Chamomile, if left to its own devices, will happily self-sow and return year after year. To encourage this, allow some of your chamomile flowers to go to seed at the end of the season. These seeds will drop and, come next spring, you’ll find new chamomile seedlings sprouting. If you prefer a more orderly garden, collect the seeds by hand and store them in a cool, dry place until you’re ready to plant them next season.

Dividing your chamomile plants every couple of years will also keep them vigorous. This involves gently lifting the plant, separating it into smaller sections, and replanting. This not only rejuvenates the plant but also gives you more plants to spread around your garden or share with friends.


As we wrap up this guide on growing chamomile from seeds, remember that the journey is just as rewarding as the destination. With each step, from planting to harvest, you’re not just growing a plant; you’re cultivating patience, nurturing tranquility, and harvesting peace. Chamomile’s gentle nature and the simplicity of its needs make it an ideal plant for gardeners of all levels. So, take these tips, plant those seeds, and watch as your garden – and your passion for gardening – blossoms.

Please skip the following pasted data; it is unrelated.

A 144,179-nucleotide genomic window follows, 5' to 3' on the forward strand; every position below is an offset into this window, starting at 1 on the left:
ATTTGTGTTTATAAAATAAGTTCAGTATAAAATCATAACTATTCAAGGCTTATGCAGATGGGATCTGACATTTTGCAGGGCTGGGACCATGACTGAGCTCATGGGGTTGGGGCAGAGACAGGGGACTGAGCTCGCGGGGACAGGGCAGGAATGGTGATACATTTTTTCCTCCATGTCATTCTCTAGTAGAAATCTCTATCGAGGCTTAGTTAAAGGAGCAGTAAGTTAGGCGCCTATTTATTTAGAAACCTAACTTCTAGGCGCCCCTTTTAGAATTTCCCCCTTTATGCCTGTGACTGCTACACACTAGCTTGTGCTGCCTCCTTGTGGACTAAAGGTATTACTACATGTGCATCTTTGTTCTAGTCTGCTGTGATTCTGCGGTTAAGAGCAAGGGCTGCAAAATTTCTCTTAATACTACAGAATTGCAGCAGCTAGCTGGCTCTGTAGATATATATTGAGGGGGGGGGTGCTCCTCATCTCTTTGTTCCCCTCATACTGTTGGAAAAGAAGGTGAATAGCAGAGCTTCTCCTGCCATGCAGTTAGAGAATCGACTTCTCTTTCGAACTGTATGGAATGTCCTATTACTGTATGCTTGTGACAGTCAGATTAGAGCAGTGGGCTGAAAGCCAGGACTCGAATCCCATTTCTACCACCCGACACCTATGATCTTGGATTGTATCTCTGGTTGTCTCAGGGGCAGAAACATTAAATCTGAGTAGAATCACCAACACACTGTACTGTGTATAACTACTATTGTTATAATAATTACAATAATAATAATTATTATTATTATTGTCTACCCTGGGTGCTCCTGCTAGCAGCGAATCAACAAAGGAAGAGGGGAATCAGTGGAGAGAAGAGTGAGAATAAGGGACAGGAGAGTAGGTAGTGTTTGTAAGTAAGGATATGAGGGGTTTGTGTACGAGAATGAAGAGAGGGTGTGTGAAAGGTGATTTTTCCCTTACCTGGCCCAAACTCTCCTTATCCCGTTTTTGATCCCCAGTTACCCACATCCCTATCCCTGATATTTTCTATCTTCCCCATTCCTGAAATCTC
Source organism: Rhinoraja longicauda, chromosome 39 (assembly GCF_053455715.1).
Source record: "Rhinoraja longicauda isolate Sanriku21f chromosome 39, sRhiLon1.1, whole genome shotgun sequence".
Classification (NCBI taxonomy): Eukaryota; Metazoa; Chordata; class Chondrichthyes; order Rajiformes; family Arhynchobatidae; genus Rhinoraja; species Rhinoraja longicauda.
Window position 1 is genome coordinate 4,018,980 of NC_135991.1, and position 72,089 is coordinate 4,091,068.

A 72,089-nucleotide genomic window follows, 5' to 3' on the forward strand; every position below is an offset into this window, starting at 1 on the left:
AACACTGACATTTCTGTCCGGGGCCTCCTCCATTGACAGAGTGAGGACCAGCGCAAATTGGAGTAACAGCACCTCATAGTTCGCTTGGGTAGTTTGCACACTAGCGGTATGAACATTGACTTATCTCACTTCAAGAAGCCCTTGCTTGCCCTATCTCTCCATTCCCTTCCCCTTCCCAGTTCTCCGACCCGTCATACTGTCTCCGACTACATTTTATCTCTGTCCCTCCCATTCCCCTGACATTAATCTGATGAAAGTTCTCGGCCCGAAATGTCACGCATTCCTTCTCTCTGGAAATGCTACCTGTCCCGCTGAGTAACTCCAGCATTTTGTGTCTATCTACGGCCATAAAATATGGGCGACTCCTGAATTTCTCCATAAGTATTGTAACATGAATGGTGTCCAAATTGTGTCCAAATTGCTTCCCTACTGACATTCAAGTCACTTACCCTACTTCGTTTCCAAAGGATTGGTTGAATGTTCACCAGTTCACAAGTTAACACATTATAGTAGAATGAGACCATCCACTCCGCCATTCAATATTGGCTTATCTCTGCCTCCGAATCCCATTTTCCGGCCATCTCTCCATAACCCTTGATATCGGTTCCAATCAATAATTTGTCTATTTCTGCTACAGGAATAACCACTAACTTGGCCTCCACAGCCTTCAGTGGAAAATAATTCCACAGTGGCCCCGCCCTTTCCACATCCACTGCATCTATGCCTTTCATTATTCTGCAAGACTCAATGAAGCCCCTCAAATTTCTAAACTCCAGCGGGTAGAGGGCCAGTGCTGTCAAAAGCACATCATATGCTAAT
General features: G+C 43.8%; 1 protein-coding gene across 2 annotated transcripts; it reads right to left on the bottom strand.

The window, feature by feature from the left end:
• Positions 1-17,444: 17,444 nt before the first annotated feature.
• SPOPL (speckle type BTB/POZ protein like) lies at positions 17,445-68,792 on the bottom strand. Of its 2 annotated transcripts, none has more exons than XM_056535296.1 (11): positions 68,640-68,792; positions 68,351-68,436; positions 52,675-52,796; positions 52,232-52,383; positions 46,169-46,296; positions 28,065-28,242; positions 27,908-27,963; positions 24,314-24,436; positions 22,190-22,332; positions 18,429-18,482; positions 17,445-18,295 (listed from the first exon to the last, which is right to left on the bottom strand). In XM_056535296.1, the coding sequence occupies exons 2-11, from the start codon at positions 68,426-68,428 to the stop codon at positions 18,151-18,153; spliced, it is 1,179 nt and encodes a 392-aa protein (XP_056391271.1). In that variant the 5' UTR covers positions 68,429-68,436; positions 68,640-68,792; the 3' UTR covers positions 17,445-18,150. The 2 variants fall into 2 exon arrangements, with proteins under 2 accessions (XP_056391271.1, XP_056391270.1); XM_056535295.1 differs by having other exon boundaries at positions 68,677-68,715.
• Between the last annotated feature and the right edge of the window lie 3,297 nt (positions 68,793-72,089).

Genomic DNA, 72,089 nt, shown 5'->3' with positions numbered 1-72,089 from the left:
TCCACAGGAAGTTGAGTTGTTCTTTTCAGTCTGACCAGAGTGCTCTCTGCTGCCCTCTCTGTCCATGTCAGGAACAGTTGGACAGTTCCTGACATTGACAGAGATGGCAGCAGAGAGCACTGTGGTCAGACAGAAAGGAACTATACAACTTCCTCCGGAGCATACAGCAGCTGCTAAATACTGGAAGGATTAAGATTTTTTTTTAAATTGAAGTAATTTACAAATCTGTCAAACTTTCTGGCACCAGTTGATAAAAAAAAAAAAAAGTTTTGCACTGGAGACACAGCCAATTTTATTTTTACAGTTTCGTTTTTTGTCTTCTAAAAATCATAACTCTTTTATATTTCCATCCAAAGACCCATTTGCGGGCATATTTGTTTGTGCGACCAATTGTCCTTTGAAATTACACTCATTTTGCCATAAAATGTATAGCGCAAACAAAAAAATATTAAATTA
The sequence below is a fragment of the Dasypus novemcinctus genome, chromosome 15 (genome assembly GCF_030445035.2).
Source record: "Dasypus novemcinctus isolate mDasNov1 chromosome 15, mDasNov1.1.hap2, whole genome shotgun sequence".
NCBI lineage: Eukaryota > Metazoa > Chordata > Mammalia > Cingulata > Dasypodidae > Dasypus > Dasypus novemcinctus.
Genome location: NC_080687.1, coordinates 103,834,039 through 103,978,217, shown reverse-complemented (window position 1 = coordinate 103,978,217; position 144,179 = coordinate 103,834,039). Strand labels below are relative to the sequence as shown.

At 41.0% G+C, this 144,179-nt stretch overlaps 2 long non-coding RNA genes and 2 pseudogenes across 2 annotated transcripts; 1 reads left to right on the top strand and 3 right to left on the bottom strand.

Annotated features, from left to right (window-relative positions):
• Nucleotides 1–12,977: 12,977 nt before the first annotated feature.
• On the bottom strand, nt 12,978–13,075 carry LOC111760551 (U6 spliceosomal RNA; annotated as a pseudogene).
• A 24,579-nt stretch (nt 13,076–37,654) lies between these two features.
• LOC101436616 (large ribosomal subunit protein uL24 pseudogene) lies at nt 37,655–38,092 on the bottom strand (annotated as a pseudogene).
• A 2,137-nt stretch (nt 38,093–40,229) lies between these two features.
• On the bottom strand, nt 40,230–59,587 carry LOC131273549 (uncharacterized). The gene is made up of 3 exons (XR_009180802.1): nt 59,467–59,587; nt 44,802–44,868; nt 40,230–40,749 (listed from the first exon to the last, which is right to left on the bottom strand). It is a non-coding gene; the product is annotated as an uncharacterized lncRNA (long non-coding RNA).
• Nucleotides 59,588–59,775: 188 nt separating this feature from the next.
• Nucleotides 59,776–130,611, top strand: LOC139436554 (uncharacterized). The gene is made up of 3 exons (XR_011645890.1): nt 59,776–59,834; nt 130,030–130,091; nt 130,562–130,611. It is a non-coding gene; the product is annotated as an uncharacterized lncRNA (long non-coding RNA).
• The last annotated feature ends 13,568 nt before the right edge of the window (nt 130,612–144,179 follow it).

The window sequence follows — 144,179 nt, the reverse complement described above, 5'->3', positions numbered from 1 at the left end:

In summary, growing chamomile from seeds is a simple and fulfilling process. It requires patience and dedication, but the rewards are plentiful. With the right care, your chamomile will thrive, providing you with a bounty of flowers for teas, remedies, or simply to enjoy in the garden. So, don’t hesitate – start your chamomile journey today and discover the joys of this delightful herb.

Remember, “Chamomile is the star of the herb garden, turning sunlight into a constellation of earthbound stars that soothe and heal.” – A Gardener’s Musings


How long does it take for chamomile seeds to germinate?

Chamomile seeds typically germinate within 7 to 14 days when given the right conditions, which include a well-draining soil mix and plenty of sunlight. Keep the soil moist during this period to encourage sprouting.

Can chamomile be grown in pots?

Absolutely! Chamomile grows well in containers as long as they have adequate drainage. Just make sure to place your pots in a sunny spot and water them as needed. It’s a great option for those with limited garden space.

How often should chamomile be watered?

Chamomile should be watered when the top inch of soil feels dry to the touch. The frequency will depend on your climate and the weather, but a general rule is to water deeply once a week, adjusting as necessary during hot or dry periods.

What are the common pests that affect chamomile plants?

The most common pests you might encounter with chamomile are aphids and mealybugs. Both can be managed with a strong jet of water to knock them off the plants or by using insecticidal soap as a treatment.

Leave a Reply

Your email address will not be published. Required fields are marked *